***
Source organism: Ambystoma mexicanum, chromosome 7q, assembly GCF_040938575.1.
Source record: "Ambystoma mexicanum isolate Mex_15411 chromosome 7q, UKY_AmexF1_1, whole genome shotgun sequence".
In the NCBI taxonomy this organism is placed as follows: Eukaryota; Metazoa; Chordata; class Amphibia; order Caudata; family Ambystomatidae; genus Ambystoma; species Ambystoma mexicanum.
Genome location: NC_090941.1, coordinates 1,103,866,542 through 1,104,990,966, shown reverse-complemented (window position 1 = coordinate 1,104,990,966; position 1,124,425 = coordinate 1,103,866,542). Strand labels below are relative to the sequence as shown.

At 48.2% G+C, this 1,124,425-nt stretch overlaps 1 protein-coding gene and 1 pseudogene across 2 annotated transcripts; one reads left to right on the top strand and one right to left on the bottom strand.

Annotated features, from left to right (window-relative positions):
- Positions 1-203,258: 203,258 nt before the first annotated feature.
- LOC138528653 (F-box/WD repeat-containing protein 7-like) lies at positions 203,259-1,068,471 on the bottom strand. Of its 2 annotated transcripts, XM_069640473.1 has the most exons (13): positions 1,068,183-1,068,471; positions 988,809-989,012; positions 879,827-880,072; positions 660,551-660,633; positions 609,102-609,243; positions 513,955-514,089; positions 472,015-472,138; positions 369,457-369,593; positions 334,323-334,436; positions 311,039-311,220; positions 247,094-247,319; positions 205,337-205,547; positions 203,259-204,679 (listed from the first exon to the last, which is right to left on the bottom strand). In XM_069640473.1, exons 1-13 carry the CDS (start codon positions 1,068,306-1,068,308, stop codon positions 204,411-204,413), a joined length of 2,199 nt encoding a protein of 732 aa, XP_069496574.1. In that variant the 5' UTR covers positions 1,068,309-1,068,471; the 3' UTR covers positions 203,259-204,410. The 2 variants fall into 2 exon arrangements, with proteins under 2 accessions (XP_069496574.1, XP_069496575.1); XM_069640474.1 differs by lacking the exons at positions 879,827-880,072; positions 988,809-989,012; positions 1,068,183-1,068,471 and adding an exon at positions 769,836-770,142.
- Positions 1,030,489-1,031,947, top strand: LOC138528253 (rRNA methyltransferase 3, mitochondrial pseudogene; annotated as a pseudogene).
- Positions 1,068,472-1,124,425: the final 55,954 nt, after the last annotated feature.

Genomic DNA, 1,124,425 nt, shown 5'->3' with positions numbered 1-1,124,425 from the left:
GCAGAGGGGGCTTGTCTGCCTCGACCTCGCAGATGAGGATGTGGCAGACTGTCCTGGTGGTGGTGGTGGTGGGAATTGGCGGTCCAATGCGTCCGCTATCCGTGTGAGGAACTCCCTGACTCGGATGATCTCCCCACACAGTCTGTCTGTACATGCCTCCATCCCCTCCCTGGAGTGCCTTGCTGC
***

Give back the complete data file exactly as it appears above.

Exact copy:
Source organism: Ambystoma mexicanum, chromosome 7q, assembly GCF_040938575.1.
Source record: "Ambystoma mexicanum isolate Mex_15411 chromosome 7q, UKY_AmexF1_1, whole genome shotgun sequence".
In the NCBI taxonomy this organism is placed as follows: Eukaryota; Metazoa; Chordata; class Amphibia; order Caudata; family Ambystomatidae; genus Ambystoma; species Ambystoma mexicanum.
Genome location: NC_090941.1, coordinates 1,103,866,542 through 1,104,990,966, shown reverse-complemented (window position 1 = coordinate 1,104,990,966; position 1,124,425 = coordinate 1,103,866,542). Strand labels below are relative to the sequence as shown.

At 48.2% G+C, this 1,124,425-nt stretch overlaps 1 protein-coding gene and 1 pseudogene across 2 annotated transcripts; one reads left to right on the top strand and one right to left on the bottom strand.

Annotated features, from left to right (window-relative positions):
- Positions 1-203,258: 203,258 nt before the first annotated feature.
- LOC138528653 (F-box/WD repeat-containing protein 7-like) lies at positions 203,259-1,068,471 on the bottom strand. Of its 2 annotated transcripts, XM_069640473.1 has the most exons (13): positions 1,068,183-1,068,471; positions 988,809-989,012; positions 879,827-880,072; positions 660,551-660,633; positions 609,102-609,243; positions 513,955-514,089; positions 472,015-472,138; positions 369,457-369,593; positions 334,323-334,436; positions 311,039-311,220; positions 247,094-247,319; positions 205,337-205,547; positions 203,259-204,679 (listed from the first exon to the last, which is right to left on the bottom strand). In XM_069640473.1, exons 1-13 carry the CDS (start codon positions 1,068,306-1,068,308, stop codon positions 204,411-204,413), a joined length of 2,199 nt encoding a protein of 732 aa, XP_069496574.1. In that variant the 5' UTR covers positions 1,068,309-1,068,471; the 3' UTR covers positions 203,259-204,410. The 2 variants fall into 2 exon arrangements, with proteins under 2 accessions (XP_069496574.1, XP_069496575.1); XM_069640474.1 differs by lacking the exons at positions 879,827-880,072; positions 988,809-989,012; positions 1,068,183-1,068,471 and adding an exon at positions 769,836-770,142.
- Positions 1,030,489-1,031,947, top strand: LOC138528253 (rRNA methyltransferase 3, mitochondrial pseudogene; annotated as a pseudogene).
- Positions 1,068,472-1,124,425: the final 55,954 nt, after the last annotated feature.

Genomic DNA, 1,124,425 nt, shown 5'->3' with positions numbered 1-1,124,425 from the left:
GCAGAGGGGGCTTGTCTGCCTCGACCTCGCAGATGAGGATGTGGCAGACTGTCCTGGTGGTGGTGGTGGTGGGAATTGGCGGTCCAATGCGTCCGCTATCCGTGTGAGGAACTCCCTGACTCGGATGATCTCCCCACACAGTCTGTCTGTACATGCCTCCATCCCCTCCCTGGAGTGCCTTGCTGC